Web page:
Discussion in 'Business, Careers & Education' started by CunningSmeagol, Feb 12, 2013.
You don't expect to be employed for another 6 months, but you think it would be reasonable for the bank to take into consideration income from the job you expect to have in six months? Mayn. A lot can happen in 6 months.
I used Wells Fargo and in the current climate they were pains in the ass. We were buying a house that was less than 1.5 times out salary and they still were crazy. Good luck but this isn't 2005.
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Agree with the above, the banks are not as stupid as you think (anymore!). There is a lot that can happen and you usually need a decent work history at your current job before they will consider you for a loan.
But how much risk are they actually bearing with me putting in 25% equity? Yes a lot can happen in 6 mos but it would take a real crash to chew through that.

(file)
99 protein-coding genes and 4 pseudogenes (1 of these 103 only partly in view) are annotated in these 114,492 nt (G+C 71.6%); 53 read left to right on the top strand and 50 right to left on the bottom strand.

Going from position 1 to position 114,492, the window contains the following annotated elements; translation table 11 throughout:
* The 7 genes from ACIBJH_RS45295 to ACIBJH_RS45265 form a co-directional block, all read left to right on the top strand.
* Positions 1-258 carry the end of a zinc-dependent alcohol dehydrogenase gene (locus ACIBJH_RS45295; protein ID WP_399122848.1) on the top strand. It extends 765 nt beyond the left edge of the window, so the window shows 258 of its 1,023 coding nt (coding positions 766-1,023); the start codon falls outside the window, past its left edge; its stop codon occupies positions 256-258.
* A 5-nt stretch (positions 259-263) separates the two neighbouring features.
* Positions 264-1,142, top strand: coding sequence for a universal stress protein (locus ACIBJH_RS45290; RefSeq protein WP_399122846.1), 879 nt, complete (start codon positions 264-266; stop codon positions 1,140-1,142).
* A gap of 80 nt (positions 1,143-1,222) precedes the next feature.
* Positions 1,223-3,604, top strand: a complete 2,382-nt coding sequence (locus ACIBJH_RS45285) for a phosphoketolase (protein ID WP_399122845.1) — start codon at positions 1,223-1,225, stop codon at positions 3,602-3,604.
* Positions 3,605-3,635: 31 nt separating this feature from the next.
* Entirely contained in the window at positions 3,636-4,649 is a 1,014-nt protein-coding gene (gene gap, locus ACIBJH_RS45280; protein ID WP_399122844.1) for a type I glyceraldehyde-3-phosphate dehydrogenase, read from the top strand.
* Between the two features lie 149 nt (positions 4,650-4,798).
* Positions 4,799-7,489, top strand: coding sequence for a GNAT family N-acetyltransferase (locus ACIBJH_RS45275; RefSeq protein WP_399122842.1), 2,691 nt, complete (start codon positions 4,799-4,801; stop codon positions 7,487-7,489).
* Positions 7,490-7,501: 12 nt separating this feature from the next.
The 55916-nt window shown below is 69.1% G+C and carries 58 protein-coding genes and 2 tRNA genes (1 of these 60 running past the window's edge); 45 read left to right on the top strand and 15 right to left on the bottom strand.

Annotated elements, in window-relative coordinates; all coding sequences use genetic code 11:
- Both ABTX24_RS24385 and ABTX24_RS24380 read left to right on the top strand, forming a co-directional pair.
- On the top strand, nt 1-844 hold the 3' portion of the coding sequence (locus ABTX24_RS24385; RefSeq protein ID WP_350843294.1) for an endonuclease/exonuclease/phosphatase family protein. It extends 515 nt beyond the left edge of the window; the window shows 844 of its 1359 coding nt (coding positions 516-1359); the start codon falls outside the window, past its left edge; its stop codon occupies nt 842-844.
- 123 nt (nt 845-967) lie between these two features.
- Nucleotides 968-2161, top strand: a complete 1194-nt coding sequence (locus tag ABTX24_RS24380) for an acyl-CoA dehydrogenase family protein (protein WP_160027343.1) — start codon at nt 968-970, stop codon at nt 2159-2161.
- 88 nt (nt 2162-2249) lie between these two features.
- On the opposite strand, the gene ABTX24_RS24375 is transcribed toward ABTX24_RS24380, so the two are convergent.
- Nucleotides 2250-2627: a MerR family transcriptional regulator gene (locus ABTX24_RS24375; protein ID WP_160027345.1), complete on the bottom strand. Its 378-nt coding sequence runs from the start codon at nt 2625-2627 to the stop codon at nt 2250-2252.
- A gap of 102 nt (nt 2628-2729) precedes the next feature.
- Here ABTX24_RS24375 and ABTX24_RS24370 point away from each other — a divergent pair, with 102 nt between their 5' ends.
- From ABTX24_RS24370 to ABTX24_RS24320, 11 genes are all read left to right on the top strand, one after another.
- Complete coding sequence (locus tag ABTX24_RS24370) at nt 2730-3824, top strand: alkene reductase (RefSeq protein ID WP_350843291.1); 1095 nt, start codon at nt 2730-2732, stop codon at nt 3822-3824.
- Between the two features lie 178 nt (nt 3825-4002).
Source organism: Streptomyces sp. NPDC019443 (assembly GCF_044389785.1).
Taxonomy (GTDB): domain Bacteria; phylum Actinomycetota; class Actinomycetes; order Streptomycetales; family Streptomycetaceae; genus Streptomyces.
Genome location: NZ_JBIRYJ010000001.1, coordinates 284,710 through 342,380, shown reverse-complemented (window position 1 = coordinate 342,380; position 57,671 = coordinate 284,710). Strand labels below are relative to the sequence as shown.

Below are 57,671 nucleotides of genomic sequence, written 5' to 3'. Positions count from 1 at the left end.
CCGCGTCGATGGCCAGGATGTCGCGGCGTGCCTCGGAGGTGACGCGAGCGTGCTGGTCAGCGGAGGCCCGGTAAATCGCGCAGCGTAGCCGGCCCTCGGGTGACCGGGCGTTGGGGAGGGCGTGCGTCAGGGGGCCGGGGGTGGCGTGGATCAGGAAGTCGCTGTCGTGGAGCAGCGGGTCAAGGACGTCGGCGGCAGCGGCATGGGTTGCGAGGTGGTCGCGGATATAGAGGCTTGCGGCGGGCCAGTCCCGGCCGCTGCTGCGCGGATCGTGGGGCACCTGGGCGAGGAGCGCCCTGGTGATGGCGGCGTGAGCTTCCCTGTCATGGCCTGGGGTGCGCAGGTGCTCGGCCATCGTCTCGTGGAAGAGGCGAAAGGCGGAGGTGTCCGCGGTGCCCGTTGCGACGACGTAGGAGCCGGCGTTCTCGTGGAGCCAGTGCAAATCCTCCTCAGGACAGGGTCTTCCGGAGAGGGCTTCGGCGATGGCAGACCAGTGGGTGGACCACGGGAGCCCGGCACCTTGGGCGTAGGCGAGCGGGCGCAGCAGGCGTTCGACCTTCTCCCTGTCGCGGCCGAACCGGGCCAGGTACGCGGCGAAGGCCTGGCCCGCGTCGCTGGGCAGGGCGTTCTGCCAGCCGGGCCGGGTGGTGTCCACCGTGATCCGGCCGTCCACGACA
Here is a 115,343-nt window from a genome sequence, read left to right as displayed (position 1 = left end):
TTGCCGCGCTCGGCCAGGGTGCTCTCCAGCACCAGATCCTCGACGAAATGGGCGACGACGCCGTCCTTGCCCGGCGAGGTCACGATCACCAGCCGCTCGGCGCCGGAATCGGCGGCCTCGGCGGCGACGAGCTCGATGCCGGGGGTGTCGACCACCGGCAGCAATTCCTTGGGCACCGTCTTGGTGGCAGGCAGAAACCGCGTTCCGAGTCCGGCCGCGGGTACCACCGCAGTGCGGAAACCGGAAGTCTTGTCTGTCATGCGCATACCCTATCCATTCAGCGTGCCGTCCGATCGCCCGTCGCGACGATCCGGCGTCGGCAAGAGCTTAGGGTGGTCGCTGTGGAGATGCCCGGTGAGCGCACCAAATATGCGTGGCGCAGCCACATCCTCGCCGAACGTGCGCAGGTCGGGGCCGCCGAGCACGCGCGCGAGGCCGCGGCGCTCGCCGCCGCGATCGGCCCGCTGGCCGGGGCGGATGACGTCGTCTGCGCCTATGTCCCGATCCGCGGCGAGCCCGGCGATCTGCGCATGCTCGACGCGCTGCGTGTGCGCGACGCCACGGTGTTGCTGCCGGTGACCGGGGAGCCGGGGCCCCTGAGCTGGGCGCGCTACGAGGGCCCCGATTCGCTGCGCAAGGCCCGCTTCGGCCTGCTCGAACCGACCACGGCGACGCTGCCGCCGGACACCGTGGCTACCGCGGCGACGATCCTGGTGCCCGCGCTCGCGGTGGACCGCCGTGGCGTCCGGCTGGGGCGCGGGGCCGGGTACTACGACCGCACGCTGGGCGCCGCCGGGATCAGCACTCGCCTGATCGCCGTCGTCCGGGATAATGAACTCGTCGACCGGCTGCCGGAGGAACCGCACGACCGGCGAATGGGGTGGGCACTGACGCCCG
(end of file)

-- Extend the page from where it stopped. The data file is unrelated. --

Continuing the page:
I'm just asking if anyone has seen any other options, for example I accept more onerous terms then refinance once I'm employed. Or have it written in the contract that they get a higher liquidation preference until I refinance. Is contracting for these things so standardized (so they can be sold to the GSEs perhaps??) that they can't accommodate a relatively benign risk on what is otherwise a solid loan?
For what it's worth I'm willing to accept a "no" and continue renting.
Quick question: Why purchase a home where you don´t have a job? That limit your options as to where you can work a lot. Also, most people only work for their first employer for a couple of years. I really cant see any good reason to buy a house at all. It is not a smart move, in any way, most likely.
And isn´t this something you should be able to figure out, as you have a masters degree in business?
And, just to answer the asked question: No.
And you stole my thoughts, since I was wondering exactly the same thing. The purchase of house that limits the job area is one of the most valid and crucial points during the selection of job and house, even not in that order. music store
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